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Blackening Engraving


My paint of choice is Rust-Oleum flat black (non-aerosol). This is available at hardware stores everywhere. There are other flat black paints available, and they probably work just as well. Be sure to use flat black and not satin black, as satin black produces small amount of shine which is undesirable. Flat black paint also dries very quickly (about 60-seconds), and is available in 1/2 pint (8 oz.) cans. This method is suitable for all engraved items, and is quite durable. It’s not permanent though, and can be removed by steam or ultrasonic cleaners, frequent wiping, rubbing, etc. It’s also very easy to reapply when necessary. Nearly every engraving on my website has been blackened with this method. It works best on relief engraving where the background has been removed (see tutorial on Relief Engraving).
1.) Shake or stir paint thoroughly.
2.) Degrease engraving with solvent of choice (acetone, lacquer thinner, etc).
3.) Dip a cotton swab into paint and flood engraving.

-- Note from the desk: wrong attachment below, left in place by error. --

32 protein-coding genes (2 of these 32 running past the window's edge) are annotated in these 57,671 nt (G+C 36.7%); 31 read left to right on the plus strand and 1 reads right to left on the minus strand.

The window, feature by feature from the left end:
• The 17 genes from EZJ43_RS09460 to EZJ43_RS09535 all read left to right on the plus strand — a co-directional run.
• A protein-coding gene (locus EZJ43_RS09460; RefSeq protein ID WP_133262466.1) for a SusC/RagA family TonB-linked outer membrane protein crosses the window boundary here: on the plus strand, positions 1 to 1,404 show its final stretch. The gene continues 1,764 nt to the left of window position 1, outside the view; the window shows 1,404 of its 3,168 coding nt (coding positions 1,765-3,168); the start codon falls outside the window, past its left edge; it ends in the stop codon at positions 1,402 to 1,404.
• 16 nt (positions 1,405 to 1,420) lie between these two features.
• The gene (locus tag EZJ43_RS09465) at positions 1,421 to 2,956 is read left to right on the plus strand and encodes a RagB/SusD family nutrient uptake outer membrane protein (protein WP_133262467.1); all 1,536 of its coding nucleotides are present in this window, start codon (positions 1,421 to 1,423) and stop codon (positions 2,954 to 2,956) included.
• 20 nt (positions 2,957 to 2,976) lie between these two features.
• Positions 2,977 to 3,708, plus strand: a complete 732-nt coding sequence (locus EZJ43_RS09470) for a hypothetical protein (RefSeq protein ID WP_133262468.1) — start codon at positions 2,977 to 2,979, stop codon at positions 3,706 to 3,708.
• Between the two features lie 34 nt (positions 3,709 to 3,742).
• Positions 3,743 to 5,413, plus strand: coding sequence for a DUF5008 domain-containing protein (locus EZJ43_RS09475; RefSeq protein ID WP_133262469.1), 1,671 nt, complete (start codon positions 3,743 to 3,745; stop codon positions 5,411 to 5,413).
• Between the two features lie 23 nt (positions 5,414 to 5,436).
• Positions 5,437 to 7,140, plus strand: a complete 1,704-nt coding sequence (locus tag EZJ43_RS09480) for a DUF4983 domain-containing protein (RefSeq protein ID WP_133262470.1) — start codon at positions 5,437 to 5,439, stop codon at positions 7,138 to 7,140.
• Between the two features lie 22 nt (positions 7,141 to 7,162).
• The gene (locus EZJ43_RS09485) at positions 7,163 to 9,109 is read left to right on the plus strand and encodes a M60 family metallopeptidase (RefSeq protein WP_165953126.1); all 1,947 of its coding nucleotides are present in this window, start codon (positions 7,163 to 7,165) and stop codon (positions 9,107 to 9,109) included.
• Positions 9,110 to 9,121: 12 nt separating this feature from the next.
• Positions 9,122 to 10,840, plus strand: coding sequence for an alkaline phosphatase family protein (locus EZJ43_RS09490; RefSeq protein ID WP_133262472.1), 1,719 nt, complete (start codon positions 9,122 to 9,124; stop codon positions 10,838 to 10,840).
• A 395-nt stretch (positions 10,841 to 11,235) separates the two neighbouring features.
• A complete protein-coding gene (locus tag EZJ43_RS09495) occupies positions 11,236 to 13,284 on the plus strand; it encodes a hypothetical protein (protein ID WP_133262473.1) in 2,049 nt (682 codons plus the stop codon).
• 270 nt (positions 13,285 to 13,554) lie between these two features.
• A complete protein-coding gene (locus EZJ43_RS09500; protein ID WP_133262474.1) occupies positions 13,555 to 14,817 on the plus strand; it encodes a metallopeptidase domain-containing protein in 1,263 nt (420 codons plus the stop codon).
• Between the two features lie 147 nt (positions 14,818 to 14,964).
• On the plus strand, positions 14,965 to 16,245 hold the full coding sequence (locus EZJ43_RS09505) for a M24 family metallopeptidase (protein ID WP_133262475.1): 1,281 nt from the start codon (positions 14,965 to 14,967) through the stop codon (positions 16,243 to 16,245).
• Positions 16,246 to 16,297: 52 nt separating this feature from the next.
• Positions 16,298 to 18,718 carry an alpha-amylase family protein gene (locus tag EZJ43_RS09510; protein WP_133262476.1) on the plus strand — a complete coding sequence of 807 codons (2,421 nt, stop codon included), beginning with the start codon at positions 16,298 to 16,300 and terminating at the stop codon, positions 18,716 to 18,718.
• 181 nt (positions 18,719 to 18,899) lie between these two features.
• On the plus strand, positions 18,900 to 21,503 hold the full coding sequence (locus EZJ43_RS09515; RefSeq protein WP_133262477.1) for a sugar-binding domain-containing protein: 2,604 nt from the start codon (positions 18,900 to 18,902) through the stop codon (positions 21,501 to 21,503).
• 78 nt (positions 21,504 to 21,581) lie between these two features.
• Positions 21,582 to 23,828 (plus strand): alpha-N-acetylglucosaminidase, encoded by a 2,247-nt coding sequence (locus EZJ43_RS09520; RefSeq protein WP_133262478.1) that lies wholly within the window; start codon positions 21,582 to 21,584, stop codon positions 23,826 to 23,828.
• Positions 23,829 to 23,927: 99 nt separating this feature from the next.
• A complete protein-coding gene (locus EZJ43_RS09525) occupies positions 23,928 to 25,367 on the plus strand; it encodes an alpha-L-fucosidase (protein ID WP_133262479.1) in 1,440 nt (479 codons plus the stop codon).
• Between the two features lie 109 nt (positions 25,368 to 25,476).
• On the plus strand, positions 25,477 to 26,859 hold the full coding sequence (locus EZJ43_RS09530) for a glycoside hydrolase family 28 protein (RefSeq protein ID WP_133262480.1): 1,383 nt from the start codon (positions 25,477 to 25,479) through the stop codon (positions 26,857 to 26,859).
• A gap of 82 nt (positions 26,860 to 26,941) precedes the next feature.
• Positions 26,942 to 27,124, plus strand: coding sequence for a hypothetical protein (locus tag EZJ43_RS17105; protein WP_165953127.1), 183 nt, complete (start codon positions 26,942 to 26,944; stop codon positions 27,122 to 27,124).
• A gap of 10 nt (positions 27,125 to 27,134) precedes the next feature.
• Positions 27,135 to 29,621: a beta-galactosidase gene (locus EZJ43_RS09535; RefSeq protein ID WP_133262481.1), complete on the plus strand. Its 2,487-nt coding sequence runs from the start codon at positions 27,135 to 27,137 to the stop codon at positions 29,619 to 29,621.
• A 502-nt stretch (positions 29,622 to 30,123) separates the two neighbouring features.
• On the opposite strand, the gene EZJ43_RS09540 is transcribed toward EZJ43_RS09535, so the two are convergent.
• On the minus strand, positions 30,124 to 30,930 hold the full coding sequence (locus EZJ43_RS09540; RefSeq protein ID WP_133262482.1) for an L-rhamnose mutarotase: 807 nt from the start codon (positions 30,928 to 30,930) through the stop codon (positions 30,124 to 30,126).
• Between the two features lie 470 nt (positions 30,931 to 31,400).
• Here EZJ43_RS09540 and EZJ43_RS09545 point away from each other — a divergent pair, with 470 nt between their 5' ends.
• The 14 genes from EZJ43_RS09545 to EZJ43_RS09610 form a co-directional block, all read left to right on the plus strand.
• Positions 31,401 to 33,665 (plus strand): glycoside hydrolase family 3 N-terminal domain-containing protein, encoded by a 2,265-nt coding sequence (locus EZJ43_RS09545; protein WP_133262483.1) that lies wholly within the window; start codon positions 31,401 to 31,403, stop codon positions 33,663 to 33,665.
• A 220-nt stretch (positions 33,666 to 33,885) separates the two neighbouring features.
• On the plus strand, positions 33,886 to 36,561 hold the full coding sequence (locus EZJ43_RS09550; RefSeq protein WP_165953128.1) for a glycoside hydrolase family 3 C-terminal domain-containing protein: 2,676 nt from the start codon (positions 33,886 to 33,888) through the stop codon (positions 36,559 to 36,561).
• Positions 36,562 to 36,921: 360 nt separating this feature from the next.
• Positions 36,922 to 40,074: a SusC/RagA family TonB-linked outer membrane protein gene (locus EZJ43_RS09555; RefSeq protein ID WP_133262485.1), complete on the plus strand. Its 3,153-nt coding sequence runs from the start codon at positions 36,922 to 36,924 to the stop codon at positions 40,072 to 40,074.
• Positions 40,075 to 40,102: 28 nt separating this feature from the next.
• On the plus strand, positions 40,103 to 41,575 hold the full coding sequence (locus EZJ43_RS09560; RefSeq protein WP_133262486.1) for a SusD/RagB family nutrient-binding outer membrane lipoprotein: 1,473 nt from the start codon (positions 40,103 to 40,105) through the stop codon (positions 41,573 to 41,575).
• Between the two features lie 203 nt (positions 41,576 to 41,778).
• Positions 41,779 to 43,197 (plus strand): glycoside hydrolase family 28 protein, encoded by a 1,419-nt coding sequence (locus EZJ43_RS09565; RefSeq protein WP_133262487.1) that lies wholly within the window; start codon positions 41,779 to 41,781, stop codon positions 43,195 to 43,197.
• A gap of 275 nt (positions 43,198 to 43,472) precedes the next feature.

4.) Use your thumb to wipe paint off surface, leaving paint in engraved lines.
5.) After drying, examine closely and clean where necessary.


* Paint that's too thick can puddle into corner areas of relief engraving. To thin, dab paint onto a piece of paper and add a drop or two of acetone, lacquer thinner, etc, and mix with cotton swab. * It might be messy, but so far I've not found anything better than my thumb or fleshy part of my hand for wiping off paint. A paper towel or rag wipes paint out of engraving which is what you don't want. * Don't expect relief engraving with shallow backgrounds to blacken as well as deeper work. * Stippling backgrounds allows paint to adhere to metal. * Bulino engraving is very shallow and doesn't blacken well. Tutorial end